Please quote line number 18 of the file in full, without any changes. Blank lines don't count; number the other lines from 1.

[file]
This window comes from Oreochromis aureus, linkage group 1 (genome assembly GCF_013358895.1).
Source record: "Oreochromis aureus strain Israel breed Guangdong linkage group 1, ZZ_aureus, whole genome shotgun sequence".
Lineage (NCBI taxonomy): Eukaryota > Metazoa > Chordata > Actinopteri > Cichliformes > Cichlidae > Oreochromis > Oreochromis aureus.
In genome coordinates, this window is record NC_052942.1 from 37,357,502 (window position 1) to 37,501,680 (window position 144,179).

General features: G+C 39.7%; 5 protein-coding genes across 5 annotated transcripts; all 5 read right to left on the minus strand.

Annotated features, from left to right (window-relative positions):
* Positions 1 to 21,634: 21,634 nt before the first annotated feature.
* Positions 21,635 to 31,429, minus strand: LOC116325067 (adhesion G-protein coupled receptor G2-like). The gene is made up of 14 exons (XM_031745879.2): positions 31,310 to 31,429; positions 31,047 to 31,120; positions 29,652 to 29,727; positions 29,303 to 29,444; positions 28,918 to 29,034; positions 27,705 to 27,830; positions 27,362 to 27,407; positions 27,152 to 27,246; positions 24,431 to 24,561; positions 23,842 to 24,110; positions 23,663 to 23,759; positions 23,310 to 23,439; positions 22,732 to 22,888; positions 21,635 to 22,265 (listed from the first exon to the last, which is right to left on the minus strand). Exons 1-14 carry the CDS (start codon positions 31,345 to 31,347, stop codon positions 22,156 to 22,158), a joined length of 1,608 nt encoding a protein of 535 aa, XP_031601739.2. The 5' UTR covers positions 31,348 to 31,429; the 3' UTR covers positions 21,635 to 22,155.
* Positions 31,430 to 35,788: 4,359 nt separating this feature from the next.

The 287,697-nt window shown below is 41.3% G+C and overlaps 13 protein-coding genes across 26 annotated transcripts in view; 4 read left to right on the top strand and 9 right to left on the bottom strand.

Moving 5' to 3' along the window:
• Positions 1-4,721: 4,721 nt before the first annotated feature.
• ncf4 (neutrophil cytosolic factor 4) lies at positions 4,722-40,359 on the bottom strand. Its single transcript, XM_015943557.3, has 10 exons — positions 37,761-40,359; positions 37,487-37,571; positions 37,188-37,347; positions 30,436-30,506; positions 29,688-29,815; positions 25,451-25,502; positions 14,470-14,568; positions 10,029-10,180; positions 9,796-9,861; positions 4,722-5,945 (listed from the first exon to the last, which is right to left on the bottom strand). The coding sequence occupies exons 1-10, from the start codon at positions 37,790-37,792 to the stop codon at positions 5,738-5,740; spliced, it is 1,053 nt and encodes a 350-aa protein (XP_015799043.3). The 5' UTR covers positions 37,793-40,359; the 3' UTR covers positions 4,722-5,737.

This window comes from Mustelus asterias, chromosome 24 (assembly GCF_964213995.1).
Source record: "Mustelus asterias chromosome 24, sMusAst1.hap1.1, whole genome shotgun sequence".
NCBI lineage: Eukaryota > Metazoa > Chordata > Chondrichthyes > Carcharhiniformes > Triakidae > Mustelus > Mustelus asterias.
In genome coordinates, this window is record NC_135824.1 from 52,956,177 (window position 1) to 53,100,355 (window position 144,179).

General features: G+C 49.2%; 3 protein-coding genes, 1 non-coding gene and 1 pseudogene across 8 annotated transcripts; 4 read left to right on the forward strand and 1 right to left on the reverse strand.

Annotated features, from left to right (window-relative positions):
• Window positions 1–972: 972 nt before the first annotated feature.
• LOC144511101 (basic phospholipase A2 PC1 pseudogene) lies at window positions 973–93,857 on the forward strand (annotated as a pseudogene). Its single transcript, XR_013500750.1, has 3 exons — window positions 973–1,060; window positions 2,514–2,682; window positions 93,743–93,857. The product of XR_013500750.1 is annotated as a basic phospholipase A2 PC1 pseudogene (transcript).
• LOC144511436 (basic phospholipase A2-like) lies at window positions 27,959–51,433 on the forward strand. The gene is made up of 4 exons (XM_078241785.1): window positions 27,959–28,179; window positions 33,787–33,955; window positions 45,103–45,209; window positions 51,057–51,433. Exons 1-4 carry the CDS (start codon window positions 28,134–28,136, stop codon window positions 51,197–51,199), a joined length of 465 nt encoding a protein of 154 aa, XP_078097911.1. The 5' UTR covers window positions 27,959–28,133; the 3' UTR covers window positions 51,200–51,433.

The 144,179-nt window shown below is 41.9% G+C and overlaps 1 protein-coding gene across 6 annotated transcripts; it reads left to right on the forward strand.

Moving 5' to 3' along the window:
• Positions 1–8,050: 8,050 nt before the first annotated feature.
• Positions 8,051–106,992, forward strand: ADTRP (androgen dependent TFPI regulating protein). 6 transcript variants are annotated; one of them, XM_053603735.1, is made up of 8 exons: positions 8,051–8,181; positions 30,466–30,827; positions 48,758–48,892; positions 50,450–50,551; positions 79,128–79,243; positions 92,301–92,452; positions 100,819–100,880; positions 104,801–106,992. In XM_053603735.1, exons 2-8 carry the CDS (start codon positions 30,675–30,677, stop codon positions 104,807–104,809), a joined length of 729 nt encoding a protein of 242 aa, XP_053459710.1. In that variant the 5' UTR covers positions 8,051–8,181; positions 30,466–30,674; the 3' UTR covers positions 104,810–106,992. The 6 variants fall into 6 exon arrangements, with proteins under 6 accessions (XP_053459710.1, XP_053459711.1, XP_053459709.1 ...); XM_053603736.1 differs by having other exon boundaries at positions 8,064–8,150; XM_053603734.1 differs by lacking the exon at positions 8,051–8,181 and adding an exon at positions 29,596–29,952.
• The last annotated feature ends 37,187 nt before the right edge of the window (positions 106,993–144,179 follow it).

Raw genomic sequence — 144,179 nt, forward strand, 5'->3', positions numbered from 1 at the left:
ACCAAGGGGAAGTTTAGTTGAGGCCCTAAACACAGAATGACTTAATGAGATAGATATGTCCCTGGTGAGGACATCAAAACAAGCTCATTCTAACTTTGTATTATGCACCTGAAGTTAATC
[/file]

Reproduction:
General features: G+C 49.2%; 3 protein-coding genes, 1 non-coding gene and 1 pseudogene across 8 annotated transcripts; 4 read left to right on the forward strand and 1 right to left on the reverse strand.